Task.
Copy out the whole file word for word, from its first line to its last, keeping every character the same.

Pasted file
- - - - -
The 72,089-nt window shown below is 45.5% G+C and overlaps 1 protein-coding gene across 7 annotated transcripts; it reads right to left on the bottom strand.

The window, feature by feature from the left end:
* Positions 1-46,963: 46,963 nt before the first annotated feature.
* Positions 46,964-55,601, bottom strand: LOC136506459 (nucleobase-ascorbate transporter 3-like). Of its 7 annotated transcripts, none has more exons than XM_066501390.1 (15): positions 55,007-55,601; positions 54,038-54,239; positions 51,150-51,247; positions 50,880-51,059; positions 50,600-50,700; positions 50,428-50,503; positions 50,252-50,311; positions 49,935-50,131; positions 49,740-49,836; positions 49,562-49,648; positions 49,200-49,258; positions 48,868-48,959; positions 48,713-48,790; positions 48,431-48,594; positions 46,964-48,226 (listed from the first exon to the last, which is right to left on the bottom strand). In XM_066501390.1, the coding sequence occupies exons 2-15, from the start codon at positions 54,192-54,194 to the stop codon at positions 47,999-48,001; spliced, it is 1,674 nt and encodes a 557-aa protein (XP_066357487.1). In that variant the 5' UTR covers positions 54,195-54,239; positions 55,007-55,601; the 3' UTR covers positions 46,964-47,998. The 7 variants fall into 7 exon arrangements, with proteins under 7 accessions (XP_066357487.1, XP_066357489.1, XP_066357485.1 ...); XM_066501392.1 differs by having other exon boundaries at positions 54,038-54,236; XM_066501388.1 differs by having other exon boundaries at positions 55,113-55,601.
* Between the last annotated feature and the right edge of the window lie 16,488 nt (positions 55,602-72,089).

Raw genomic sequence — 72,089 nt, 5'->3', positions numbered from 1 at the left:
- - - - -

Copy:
The 72,089-nt window shown below is 45.5% G+C and overlaps 1 protein-coding gene across 7 annotated transcripts; it reads right to left on the bottom strand.

The window, feature by feature from the left end:
* Positions 1-46,963: 46,963 nt before the first annotated feature.
* Positions 46,964-55,601, bottom strand: LOC136506459 (nucleobase-ascorbate transporter 3-like). Of its 7 annotated transcripts, none has more exons than XM_066501390.1 (15): positions 55,007-55,601; positions 54,038-54,239; positions 51,150-51,247; positions 50,880-51,059; positions 50,600-50,700; positions 50,428-50,503; positions 50,252-50,311; positions 49,935-50,131; positions 49,740-49,836; positions 49,562-49,648; positions 49,200-49,258; positions 48,868-48,959; positions 48,713-48,790; positions 48,431-48,594; positions 46,964-48,226 (listed from the first exon to the last, which is right to left on the bottom strand). In XM_066501390.1, the coding sequence occupies exons 2-15, from the start codon at positions 54,192-54,194 to the stop codon at positions 47,999-48,001; spliced, it is 1,674 nt and encodes a 557-aa protein (XP_066357487.1). In that variant the 5' UTR covers positions 54,195-54,239; positions 55,007-55,601; the 3' UTR covers positions 46,964-47,998. The 7 variants fall into 7 exon arrangements, with proteins under 7 accessions (XP_066357487.1, XP_066357489.1, XP_066357485.1 ...); XM_066501392.1 differs by having other exon boundaries at positions 54,038-54,236; XM_066501388.1 differs by having other exon boundaries at positions 55,113-55,601.
* Between the last annotated feature and the right edge of the window lie 16,488 nt (positions 55,602-72,089).

Raw genomic sequence — 72,089 nt, 5'->3', positions numbered from 1 at the left: